In fact it could safely be said that the entire civilized world is disgusted at China’s and Russia’s veto of the call for Syria’s President Assad’s resignation at the UN Security Council, but it was the US Ambassador who so undiplomatically yet so correctly expressed that disgust.
Russia and China vetoed a UN Security Council resolution on Saturday calling for Syrian President Bashar Assad to resign, prompting the US delegate to react with “disgust” that the permanent council members had thwarted international action to stop 11 months of violence.
“The United States is disgusted that a couple of members of this council continue to prevent us from fulfilling our sole purpose,” US Ambassador Susan Rice said.
“For months, this council has been held hostage by a couple of members” that have been “delaying and stripping bare any text to force Assad to stop his actions,” she said The vetoes were “even more shameful” given that Russia has continued to sell weapons to Damascus, Rice said. In language far more aggressive than Washington had yet employed, she called the vetoes “unforgivable” and said “any further blood that flows will be on their hands.”
Shortly before the Security Council vote, US President Barack Obama denounced the “unspeakable assault” on Homs, demanded that Assad leave power immediately and called for UN action against his “relentless brutality.”
“Yesterday, the Syrian government murdered hundreds of Syrian citizens, including women and children, in Homs through shelling and other indiscriminate violence, and Syrian forces continue to prevent hundreds of injured civilians from seeking medical help,” Obama said.
“Any government that brutalizes and massacres its people does not deserve to govern.”
The veto was highly unpopular across the Arab world, demonstrating a rare solidarity with the West. Muslims in Jordan have been getting in on the blame game and have demanded a boycott of Russian and Chinese goods in protest at the untenable veto.
Jordanian Islamists on Sunday called on Muslims and Arabs to boycott Russian and Chinese products after the two countries vetoed a U.N. Security Council resolution condemning Syria’s regime over bloodshed.
“By vetoing the resolution, Russia and China have shown that they are taking part in the killing of Syrian people,” Hammam Said, the leader of the powerful Muslim Brotherhood, said on the group’s website.
“All Muslims and Arabs should boycott Russian and Chinese products in order to support the Syrian people, who demand freedom and dignity. The vetoes were against all Arabs and Muslims.”
Said described the crackdown, which rights groups say has killed more than 6,000 people since democracy protests broke out in March last year, as “almost the worst in recent history.”
Even Turkey’s irritable Foreign Minister Ahmet Davutoglu condemned the veto :
Turkish Foreign Minister Ahmet Davutoğlu, an increasingly influential player in the Middle East, said that “Russia and China did not vote based on the existing realities, but more reflexive attitude against [the] West.”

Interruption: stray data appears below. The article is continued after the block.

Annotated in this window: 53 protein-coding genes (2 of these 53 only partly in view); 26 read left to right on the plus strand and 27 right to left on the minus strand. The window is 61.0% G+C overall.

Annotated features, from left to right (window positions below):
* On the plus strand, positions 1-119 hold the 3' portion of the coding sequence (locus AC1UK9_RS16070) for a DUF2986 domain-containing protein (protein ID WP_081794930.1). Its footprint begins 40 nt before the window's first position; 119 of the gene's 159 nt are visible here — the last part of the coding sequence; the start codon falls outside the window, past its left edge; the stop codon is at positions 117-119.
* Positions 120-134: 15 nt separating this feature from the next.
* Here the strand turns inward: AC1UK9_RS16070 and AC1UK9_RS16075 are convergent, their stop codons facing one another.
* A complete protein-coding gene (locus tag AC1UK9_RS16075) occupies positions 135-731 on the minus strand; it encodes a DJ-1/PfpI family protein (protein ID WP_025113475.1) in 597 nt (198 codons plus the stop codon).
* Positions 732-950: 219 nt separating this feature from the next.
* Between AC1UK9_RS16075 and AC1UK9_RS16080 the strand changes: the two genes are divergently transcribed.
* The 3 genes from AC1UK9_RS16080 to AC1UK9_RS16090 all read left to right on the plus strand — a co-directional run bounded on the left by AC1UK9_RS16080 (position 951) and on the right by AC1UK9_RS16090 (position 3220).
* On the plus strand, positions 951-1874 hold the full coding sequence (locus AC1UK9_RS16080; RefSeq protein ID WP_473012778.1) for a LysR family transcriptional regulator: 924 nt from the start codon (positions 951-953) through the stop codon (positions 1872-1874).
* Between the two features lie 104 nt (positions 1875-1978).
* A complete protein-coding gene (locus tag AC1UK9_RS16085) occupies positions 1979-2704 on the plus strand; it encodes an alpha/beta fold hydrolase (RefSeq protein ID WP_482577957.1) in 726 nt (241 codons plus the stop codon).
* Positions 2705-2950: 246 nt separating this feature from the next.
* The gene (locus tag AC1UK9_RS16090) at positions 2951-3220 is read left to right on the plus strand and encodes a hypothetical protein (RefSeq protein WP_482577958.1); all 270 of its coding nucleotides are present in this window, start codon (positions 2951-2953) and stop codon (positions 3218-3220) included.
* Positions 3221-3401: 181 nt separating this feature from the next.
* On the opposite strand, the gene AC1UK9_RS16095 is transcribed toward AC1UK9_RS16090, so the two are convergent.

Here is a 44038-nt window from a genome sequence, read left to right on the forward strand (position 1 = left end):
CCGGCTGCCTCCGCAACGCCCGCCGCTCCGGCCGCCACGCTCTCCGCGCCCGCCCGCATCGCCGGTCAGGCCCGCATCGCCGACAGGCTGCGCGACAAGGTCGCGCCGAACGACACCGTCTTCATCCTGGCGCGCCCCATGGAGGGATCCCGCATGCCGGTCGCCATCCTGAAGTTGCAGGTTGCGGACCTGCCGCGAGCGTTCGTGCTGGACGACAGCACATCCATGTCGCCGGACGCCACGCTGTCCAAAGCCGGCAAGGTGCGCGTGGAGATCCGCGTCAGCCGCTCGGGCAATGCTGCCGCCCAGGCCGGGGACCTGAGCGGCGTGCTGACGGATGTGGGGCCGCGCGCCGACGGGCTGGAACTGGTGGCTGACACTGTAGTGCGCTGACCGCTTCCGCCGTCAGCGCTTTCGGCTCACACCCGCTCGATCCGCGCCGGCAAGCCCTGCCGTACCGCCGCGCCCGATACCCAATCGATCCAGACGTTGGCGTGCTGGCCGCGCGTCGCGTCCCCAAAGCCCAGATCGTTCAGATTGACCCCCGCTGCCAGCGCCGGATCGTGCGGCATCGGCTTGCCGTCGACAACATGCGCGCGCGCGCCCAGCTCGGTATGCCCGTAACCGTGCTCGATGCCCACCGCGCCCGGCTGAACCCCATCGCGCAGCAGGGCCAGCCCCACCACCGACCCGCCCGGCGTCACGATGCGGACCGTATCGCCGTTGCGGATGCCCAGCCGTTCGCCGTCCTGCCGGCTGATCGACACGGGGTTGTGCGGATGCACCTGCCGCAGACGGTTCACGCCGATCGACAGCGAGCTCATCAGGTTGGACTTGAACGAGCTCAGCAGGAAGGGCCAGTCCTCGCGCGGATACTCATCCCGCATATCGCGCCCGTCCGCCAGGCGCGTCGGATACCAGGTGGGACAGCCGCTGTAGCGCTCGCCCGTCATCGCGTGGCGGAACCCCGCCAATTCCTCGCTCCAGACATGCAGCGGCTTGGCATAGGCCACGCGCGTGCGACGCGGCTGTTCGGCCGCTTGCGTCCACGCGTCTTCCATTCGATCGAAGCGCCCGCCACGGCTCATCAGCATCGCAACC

“The veto power should not be used from this perspective,” Davutoğlu said. In vetoing a “very soft resolution – which type of message are we giving to the Syrian people or in the region?,” he asked.
Tunisia’s prime minister meanwhile said that cutting ties with the Syrian regime is the “least that we can do.”
The Arab world is largely against Assad’s regime and wants him out of power immediately. Protestors in Turkey tried to storm the Syrian Embassy in Istanbul while Tunisia plans to expel the Syrian Ambassador and end its recognition of the Assad regime.
All this brings us to the question of why did Russia and China veto the UN Security Council vote? Arutz Sheva addresses this issue and explains:
If the Western countries believed that an Arab initiative would escape a Chinese and Russian veto they were mistaken. Arab opinion had helped change a Chinese and Russian red light to a flashing yellow in Libya, allowing for the successful intervention that deposed the regime of Moammar Qaddafi. Part of the Russian and Chinese attitude today is based on their feeling that they were outmaneuvered in Libya and do not want to allow this to happen again in Syria, but there is far more behind their veto.
The following reasons can explain the positions taken by Moscow and Beijing in what is rapidly becoming a civil war in Syria:
Stability— Both the Russian and Chinese governments have stressed the stability factor to legitimize their authoritarian rule
Muslim extremism-Both regimes fear Muslim extremism and its ability to infect the Muslim population within their countries.
“Noninterference“-In their bid to win friends and secure economic advantages, both Russia and China have broadcast a policy of noninterference.
Read it all. It’s an interesting thesis and makes as much sense as any other hypothesis in this crazy diplomatic dance that makes victims of the innocent.